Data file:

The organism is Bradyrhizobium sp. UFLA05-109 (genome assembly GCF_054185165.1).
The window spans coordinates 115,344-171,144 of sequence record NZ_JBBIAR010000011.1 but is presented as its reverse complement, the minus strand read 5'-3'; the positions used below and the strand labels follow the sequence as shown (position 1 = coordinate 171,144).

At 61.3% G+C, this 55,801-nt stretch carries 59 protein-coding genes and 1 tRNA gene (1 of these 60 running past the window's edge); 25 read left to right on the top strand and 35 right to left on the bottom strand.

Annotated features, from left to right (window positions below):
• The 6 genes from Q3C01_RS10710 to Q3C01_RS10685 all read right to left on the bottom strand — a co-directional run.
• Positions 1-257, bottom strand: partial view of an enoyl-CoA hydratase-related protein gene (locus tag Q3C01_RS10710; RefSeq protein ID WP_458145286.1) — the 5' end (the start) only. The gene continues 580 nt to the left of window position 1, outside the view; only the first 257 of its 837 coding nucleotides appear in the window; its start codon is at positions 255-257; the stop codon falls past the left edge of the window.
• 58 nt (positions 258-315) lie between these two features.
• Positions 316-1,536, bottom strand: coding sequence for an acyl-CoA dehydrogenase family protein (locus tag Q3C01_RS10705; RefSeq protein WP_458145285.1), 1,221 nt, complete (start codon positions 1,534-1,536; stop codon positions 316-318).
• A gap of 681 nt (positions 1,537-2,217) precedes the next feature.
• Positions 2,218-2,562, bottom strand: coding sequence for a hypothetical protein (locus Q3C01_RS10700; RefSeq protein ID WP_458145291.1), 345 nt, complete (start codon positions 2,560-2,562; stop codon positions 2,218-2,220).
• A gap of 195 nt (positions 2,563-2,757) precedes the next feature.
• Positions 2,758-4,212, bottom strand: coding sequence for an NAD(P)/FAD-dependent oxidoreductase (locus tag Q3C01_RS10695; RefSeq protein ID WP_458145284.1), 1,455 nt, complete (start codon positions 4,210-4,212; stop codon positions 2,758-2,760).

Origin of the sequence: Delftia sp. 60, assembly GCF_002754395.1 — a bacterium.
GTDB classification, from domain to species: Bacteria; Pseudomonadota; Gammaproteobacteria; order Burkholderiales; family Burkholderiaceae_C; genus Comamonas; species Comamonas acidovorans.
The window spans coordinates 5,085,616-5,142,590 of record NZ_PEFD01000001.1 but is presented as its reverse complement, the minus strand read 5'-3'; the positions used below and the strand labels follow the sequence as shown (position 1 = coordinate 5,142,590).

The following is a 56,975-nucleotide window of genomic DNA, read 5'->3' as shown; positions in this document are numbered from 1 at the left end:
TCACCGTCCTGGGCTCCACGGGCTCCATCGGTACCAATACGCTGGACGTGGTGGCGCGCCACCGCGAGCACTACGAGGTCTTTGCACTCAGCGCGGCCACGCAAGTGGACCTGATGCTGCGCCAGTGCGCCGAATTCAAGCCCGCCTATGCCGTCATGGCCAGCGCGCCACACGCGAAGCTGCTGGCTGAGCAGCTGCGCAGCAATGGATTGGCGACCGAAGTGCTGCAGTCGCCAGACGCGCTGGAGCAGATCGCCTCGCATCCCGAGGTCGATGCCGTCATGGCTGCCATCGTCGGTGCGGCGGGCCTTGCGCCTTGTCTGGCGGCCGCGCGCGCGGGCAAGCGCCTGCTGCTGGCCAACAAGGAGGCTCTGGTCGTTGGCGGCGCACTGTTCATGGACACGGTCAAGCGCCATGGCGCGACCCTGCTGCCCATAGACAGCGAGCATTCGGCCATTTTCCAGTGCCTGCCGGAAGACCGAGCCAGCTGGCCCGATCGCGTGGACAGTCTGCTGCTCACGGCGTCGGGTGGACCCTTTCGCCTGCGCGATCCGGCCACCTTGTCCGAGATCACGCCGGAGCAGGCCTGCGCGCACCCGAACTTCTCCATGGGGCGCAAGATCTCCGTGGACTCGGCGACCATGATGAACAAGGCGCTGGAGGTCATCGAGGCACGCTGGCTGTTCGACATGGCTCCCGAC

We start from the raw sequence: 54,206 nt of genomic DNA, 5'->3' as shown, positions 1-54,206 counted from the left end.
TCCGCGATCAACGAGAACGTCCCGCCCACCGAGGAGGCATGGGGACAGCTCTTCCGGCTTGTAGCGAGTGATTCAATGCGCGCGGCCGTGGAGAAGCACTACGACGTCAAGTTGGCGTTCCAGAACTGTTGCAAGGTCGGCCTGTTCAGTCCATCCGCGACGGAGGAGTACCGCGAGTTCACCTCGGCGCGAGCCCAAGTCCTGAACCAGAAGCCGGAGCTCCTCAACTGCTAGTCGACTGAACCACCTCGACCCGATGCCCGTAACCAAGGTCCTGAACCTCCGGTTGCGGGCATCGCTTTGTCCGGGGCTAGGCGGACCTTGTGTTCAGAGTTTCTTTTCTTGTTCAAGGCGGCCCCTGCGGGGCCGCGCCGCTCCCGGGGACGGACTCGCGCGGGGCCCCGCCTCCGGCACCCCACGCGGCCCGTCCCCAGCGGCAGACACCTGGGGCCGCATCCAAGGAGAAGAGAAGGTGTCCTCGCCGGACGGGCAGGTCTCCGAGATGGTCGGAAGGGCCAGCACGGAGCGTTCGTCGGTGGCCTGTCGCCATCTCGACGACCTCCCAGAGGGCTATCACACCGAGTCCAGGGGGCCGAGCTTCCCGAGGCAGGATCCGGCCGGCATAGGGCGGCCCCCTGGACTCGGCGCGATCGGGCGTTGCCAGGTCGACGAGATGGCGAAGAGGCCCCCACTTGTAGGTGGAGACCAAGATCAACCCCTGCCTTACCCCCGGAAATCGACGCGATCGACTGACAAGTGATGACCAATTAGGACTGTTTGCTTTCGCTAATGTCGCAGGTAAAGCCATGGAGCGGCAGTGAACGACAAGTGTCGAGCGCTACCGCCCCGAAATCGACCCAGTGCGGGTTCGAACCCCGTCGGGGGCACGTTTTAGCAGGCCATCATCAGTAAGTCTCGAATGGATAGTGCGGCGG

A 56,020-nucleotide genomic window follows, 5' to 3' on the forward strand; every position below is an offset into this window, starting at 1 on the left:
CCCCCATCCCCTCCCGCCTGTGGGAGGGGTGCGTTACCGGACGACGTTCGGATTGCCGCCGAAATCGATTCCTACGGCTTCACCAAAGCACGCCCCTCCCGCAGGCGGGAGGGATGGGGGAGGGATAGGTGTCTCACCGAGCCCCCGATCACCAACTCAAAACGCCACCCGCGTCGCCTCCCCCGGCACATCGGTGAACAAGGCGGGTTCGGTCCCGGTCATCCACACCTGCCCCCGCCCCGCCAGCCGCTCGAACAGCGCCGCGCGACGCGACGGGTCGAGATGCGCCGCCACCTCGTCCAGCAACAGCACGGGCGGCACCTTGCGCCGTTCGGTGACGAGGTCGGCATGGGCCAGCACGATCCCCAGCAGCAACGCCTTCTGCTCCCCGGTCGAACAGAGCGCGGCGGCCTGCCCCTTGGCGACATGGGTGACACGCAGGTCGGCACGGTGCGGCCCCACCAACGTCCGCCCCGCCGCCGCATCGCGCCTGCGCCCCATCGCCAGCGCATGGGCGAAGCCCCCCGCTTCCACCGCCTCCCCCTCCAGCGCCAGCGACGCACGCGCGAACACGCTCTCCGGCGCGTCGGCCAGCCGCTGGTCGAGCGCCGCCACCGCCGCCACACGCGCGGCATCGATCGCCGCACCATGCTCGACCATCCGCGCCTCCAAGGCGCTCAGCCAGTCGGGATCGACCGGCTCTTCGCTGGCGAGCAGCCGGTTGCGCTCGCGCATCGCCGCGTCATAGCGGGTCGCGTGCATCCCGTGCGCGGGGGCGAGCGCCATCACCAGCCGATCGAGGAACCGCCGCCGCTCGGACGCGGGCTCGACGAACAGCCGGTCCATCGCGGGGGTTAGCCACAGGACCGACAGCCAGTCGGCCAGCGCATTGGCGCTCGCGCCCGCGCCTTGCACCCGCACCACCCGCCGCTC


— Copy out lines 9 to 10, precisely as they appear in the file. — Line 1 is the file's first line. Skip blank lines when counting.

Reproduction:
• A gap of 681 nt (positions 1,537-2,217) precedes the next feature.
• Positions 2,218-2,562, bottom strand: coding sequence for a hypothetical protein (locus Q3C01_RS10700; RefSeq protein ID WP_458145291.1), 345 nt, complete (start codon positions 2,560-2,562; stop codon positions 2,218-2,220).